These include the provision of com8prehensive and timely prenatal care, health care for young children to prevent diseases and disabilities, and accessible and affordable child care.
In addition, the report advocates the expansion of preschool education, stronger middle-school programs that address the special needs of young teenagers, primary health care and health education for adolescents, and volunteer-service programs and other community activities for students.
Some of the specific strategies that the governors recommend include:
Making maternity programs more accessible by simplifying the eligibility process.
Establishing a program to guarantee that all youngsters receive immunizations against the entire spectrum of childhood diseases.
Developing a system to track high-risk infants from birth, so that case managers can effectively steer them into appropriate services.
Establishing revolving-loan funds to help family day-care providers comply with health and safety standards.
Requiring local school districts to offer half-day preschool programs and coordinated child-care programs to a percentage of "at risk" 4-year-olds.
Reorganizing large middle schools into smaller, more manageable units, so that young people can gain independence while remaining in a more intimate environment.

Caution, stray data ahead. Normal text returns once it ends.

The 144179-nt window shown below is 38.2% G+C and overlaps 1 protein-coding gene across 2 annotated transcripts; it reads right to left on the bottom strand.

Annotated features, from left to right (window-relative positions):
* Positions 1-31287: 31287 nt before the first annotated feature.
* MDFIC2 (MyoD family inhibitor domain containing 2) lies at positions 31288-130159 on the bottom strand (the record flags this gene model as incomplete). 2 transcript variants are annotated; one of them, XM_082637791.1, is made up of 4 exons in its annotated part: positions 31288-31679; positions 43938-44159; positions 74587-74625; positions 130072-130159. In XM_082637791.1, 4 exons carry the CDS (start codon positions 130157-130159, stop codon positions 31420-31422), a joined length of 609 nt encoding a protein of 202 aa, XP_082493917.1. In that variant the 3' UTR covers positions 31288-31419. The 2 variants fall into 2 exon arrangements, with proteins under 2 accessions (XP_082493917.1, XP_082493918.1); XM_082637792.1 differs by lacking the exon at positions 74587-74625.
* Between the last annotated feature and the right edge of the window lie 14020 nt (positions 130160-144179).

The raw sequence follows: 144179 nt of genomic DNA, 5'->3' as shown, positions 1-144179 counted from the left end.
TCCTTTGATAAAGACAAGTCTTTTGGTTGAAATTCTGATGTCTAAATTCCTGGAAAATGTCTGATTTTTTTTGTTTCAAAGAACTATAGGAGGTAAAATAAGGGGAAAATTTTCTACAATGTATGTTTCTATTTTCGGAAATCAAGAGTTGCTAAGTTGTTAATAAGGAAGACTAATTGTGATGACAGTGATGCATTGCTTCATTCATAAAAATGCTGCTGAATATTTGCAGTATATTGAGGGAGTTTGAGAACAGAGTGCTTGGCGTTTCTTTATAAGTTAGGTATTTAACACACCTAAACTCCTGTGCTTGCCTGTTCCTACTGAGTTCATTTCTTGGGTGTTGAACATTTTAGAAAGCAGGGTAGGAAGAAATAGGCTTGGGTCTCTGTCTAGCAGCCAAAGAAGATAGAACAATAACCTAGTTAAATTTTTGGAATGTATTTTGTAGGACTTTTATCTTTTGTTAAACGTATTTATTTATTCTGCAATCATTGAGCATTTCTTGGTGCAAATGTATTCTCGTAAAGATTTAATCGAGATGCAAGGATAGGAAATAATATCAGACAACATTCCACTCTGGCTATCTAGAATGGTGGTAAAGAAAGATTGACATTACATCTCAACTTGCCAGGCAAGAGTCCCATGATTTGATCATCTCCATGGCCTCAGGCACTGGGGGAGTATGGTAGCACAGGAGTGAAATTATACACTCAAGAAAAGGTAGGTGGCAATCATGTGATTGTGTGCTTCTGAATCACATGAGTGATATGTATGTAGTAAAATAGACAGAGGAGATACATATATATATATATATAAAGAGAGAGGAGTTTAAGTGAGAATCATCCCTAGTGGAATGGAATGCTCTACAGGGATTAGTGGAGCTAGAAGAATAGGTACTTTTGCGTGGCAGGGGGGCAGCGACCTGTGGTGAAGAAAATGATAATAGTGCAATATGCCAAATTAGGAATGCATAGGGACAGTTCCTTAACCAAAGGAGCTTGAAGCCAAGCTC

Creating health clinics for young adults that are school-based or located near schools.
Encouraging schools to create youth-service programs within their curricula.
Mr. Scheppach admitted that it would be "tough" for states to fund new prevention programs in the immediate future, given the tight revenue situation in most states.
"The end-of-the-year balancesel15lthis year are the lowest that we've seen in the last 12 years," he said. "So there's not a lot of money out there and that's why we're talking about reallocating in the margins, rather than big spending."
But as revenues grow, he predicted, states will spend a growing portion of new monies on prevention-oriented programs.
Coherent Federal Policy
The report does not call for specific federal legislation on behalf of children. But it suggests that a new approach to federal funding is needed.
In addition to such entitlement programs as Medicaid and Aid to Families with Dependent Children, the report notes, the federal government provides money for children's services through some 73 separate, categorical programs.
Further consolidation of such programs is necessary, it suggests, "so states can better coordinate programs, reduce administrative costs, and establish priorities that accurately reflect state and local needs and prevention goals."
It also calls on the executive branch to help develop a "coherent national strategy to support families and their children."
A meeting between the governors and President Bush, focused particularly on education issues, is still "on the drawing board," Mr. Scheppach said last week.
In addition, the nga is seeking funds to provide a three-year follow-up to the task-force report.
It would include the provision of technical assistance to states and the compilation of an annual statistical report on children's well-being.